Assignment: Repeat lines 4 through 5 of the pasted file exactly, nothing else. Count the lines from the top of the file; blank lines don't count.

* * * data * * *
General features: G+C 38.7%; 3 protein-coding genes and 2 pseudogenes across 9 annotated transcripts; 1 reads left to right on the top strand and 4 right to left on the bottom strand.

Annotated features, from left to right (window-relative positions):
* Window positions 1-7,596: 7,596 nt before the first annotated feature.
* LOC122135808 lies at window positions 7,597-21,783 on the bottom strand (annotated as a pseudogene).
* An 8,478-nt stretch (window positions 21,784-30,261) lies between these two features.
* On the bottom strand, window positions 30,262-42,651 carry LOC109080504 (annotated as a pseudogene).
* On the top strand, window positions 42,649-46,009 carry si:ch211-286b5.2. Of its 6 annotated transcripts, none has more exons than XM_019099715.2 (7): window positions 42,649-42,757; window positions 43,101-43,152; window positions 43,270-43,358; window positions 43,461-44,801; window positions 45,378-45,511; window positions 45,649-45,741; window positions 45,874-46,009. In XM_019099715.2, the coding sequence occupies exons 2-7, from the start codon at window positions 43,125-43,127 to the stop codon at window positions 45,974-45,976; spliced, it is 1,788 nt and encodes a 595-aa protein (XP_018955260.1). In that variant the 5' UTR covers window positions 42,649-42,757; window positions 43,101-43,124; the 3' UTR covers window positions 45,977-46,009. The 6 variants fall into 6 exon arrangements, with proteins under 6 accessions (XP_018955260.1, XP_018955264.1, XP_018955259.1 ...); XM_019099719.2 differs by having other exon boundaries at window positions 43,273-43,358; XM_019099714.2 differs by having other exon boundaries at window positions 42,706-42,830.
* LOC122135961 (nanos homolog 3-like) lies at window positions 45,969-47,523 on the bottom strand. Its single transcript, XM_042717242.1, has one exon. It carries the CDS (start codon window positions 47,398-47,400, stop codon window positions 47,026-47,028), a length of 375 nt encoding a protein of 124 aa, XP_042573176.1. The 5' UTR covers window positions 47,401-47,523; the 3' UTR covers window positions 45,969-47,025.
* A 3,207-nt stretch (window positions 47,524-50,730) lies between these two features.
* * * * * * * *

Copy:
* LOC122135808 lies at window positions 7,597-21,783 on the bottom strand (annotated as a pseudogene).
* An 8,478-nt stretch (window positions 21,784-30,261) lies between these two features.